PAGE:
Teenager Hopes to Skip School, of the Golf Variety


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Brooke Henderson is not a full-time member of the L.P.G.A. Tour, which requires members to be at least 18.

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Adam Hunger/Associated Press

HARRISON, N.Y. — The Henderson family experienced failure last week. Before arriving at the Manulife L.P.G.A. Classic a few hours from their home in Ontario, Brooke Henderson and her father, Dave, had talked about the goal they wanted to hit during the week. Dad is the caddie and, knowing his daughter’s game as he does, said that three under par would be ideal. Brooke agreed.

Through the first 36 holes of the event, Brooke Henderson shot three under. But last week’s cut was the lowest in tour history, and she missed it by a stroke.

“It totally caught us off guard,” Dave Henderson said. “It was one of those things where we were successful — but were we? We took a look at our goals and decided to reassess what was successful.”

He was recounting this story Friday while standing on the back-patio area behind Westchester Country Club’s pro shop in the early afternoon. Behind him was a small, hand-operated leaderboard for the Women’s P.G.A. Championship, where the volunteers had just finished putting “Henderson” up in the second position with a two-day score of six under. Brooke is two strokes back in just her third career major championship.

She is 17 years old.

“I don’t really think age has much to do with it,” she said. “I think it’s more about the experience. Even Lydia Ko has said that before — that it’s experience, not so much the age. I think we don’t have a lot of fear. That’s one of my mottos I try to stick with, is ‘no fear.’ And just try to be aggressive and play my own game.”

Henderson is not even a full-time member of the L.P.G.A. Tour, which requires members to be at least 18. She will not celebrate her birthday until Oct. 9. Her family petitioned for a waiver that would have permitted her to try to qualify through the L.P.G.A.’s Q-School, but the Hendersons were rebuffed.

The only way she can qualify for full-time status and bypass Q-School is to finish the season in the top 40 on the money list. So far she has earned $184,745, playing in seven events. Last season on tour, the player who finished 40th earned $447,658.

For now, Henderson must rely on sponsor exemptions — she has one for this week — or getting into the field through Monday qualifiers. But she can use only six exemptions in a single season, and the Women’s P.G.A. Championship is her fifth. (Her last exemption will be the Canadian Pacific Women’s Open at the end of August.)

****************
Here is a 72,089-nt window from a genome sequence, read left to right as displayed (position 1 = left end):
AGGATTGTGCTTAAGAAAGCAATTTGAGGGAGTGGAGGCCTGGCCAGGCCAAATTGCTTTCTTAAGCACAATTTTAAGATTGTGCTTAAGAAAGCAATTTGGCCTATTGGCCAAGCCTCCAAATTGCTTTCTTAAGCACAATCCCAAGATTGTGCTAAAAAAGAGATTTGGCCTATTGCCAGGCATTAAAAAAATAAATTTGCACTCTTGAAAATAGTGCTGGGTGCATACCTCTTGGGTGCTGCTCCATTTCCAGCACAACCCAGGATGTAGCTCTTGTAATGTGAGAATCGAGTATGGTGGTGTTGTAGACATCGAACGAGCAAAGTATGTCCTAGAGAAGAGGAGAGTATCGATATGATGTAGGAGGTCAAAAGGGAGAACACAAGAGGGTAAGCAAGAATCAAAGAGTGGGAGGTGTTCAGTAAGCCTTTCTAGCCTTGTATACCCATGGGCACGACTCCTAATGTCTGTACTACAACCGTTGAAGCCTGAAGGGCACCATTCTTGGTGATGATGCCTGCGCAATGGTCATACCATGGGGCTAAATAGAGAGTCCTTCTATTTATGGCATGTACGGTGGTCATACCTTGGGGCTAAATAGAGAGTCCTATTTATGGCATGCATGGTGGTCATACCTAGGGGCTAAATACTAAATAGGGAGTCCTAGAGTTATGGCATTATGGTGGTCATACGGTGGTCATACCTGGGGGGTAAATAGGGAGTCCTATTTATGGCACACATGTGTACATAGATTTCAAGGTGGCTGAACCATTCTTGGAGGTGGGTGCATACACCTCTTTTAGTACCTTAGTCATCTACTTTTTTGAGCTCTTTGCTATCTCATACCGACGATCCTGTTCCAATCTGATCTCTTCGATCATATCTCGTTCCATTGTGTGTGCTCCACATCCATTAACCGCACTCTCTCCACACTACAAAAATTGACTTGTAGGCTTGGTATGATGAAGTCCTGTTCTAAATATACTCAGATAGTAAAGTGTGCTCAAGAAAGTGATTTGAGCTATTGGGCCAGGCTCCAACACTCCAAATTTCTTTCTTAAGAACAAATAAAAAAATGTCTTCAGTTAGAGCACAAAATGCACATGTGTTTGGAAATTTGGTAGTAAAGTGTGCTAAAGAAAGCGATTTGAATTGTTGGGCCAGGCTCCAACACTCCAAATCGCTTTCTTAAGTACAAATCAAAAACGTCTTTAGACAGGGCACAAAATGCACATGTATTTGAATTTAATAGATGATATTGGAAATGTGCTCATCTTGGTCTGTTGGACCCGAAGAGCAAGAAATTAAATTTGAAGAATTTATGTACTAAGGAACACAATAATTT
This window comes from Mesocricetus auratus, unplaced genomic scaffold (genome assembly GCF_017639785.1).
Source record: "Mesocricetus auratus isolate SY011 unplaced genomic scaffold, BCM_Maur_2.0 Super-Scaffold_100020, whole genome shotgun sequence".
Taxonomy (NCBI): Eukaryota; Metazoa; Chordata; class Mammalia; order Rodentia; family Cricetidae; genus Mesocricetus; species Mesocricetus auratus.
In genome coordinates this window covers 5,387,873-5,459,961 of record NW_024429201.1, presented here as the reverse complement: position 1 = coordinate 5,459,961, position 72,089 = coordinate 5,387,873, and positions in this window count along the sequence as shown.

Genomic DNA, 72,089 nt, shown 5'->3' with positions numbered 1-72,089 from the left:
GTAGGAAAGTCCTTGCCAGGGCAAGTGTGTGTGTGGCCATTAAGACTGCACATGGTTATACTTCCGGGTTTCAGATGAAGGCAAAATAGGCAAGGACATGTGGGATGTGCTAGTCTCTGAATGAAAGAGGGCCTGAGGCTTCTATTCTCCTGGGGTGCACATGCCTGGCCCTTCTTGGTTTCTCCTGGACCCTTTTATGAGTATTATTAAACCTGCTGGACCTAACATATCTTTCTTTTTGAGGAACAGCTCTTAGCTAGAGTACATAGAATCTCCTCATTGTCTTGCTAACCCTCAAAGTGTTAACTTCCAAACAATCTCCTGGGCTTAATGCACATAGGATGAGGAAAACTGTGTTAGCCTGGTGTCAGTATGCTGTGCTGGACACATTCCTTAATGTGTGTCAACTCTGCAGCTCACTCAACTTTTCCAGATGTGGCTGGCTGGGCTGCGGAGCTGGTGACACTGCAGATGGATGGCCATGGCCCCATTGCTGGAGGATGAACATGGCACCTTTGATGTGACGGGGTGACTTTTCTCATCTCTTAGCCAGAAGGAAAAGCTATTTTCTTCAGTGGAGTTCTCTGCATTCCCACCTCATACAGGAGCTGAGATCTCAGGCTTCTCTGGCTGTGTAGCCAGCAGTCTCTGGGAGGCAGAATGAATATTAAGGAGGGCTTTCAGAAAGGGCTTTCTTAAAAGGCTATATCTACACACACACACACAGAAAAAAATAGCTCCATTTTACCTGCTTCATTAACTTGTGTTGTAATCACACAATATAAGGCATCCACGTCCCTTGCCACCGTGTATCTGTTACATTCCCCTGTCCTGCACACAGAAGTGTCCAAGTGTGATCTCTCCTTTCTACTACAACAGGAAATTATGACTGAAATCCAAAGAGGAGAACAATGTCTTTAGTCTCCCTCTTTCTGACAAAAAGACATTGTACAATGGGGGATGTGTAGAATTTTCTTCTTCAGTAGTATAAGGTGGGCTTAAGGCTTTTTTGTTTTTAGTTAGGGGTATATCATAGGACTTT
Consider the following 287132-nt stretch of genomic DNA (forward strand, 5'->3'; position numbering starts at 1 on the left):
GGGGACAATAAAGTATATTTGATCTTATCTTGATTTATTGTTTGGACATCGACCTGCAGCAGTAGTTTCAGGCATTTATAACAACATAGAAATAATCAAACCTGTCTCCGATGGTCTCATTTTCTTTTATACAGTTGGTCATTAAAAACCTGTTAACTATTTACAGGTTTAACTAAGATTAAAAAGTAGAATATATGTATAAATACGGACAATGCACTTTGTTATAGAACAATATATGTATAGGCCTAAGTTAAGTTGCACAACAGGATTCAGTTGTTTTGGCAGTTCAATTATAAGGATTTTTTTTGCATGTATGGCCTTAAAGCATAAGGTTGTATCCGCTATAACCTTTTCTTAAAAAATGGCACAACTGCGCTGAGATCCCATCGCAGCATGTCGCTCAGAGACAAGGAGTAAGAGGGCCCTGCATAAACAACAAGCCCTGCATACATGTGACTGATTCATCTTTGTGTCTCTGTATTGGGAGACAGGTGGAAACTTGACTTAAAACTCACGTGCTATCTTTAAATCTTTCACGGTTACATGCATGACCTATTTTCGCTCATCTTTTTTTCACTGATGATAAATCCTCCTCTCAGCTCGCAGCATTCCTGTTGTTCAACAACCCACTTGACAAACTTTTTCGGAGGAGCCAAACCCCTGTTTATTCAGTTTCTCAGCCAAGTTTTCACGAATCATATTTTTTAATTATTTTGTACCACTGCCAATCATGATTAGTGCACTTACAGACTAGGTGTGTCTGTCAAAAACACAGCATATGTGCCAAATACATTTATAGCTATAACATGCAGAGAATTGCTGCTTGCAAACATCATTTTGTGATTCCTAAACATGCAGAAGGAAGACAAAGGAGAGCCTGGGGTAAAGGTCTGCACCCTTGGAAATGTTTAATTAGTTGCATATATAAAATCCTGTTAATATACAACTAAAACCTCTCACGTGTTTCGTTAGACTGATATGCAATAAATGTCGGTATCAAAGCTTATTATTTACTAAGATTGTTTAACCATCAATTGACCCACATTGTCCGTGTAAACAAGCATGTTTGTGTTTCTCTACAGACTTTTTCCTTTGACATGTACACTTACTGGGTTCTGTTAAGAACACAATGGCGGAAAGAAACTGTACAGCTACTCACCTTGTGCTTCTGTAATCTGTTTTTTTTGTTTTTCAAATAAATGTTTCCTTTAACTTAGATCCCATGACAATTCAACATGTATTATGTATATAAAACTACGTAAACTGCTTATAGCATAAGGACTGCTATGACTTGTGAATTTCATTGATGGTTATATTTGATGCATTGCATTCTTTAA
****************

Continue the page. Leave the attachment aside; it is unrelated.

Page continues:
She has qualified for the United States Women’s Open next month and is working toward an exemption for the Women’s British Open, but that will not count toward her tour number.

That means a victory this weekend, when the winner will earn $525,000, would all but cement her status on tour for next season.

“We’re being told that she has to win to get on the L.P.G.A.,” her father said. “So we’re going to try and do that. But it’s a major. They’re going to make it tough.”

The field will not make Henderson’s task any easier. During a second round in which the friendly scoring conditions from the first day had disappeared, Sei Young Kim shot five under in the afternoon to hold the lead at eight under par.

The 40-year-old Karrie Webb — a seven-time major winner — and the event’s two-time defending champion, Inbee Park, both sit at seven under. Stacy Lewis, ranked No. 3, is tied with Jenny Shin at five under.

“I just love the variety of people we have on the leaderboard,” Lewis said. “You’ve got Karrie, who is 40, and then you’ve got a bunch of 17-year-olds chasing her, and I’m somewhere in the middle. It’s pretty cool to see just how the game of golf is ageless, really.”

It just will not allow a player in through the front door unless she has reached a magic number.

For Henderson, a win at Westchester and the tournament’s first-place prize money would go a long way toward making sure she is a fixture on the L.P.G.A. Tour. So Henderson, just as she did after missing the cut last week, is readjusting her goal.

“It’s really exciting seeing my name up there with Stacy Lewis and Karrie Webb and all the big names,” she said. “It’s awesome. I think I just have to stay patient, stay consistent and keep working on my game, and I think good things will happen.”

Correction: June 13, 2015

An earlier version of this article misstated the number of strokes separating Brooke Henderson from the leader, Sei Young Kim, after the second round of the Women’s P.G.A. Championship. It was two, not one.



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